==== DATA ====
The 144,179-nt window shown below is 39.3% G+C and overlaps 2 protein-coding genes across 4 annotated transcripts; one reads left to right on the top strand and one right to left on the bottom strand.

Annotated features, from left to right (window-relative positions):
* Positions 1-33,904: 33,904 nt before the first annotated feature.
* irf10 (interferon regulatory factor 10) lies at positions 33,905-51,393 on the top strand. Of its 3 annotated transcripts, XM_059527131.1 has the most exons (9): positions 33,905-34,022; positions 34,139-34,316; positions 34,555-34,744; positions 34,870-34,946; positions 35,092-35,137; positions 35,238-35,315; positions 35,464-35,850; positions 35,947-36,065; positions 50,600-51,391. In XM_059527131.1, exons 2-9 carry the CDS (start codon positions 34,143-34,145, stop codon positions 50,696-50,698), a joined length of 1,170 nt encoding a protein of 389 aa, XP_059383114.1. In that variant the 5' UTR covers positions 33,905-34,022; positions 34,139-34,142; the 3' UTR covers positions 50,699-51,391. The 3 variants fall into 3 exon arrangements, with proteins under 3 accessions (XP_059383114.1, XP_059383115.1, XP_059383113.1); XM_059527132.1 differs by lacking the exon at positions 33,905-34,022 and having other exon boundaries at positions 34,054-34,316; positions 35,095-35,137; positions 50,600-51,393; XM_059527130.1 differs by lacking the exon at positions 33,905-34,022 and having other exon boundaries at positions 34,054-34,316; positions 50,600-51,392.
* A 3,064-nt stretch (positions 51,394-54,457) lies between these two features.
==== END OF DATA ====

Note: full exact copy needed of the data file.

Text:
The 144,179-nt window shown below is 39.3% G+C and overlaps 2 protein-coding genes across 4 annotated transcripts; one reads left to right on the top strand and one right to left on the bottom strand.

Annotated features, from left to right (window-relative positions):
* Positions 1-33,904: 33,904 nt before the first annotated feature.
* irf10 (interferon regulatory factor 10) lies at positions 33,905-51,393 on the top strand. Of its 3 annotated transcripts, XM_059527131.1 has the most exons (9): positions 33,905-34,022; positions 34,139-34,316; positions 34,555-34,744; positions 34,870-34,946; positions 35,092-35,137; positions 35,238-35,315; positions 35,464-35,850; positions 35,947-36,065; positions 50,600-51,391. In XM_059527131.1, exons 2-9 carry the CDS (start codon positions 34,143-34,145, stop codon positions 50,696-50,698), a joined length of 1,170 nt encoding a protein of 389 aa, XP_059383114.1. In that variant the 5' UTR covers positions 33,905-34,022; positions 34,139-34,142; the 3' UTR covers positions 50,699-51,391. The 3 variants fall into 3 exon arrangements, with proteins under 3 accessions (XP_059383114.1, XP_059383115.1, XP_059383113.1); XM_059527132.1 differs by lacking the exon at positions 33,905-34,022 and having other exon boundaries at positions 34,054-34,316; positions 35,095-35,137; positions 50,600-51,393; XM_059527130.1 differs by lacking the exon at positions 33,905-34,022 and having other exon boundaries at positions 34,054-34,316; positions 50,600-51,392.
* A 3,064-nt stretch (positions 51,394-54,457) lies between these two features.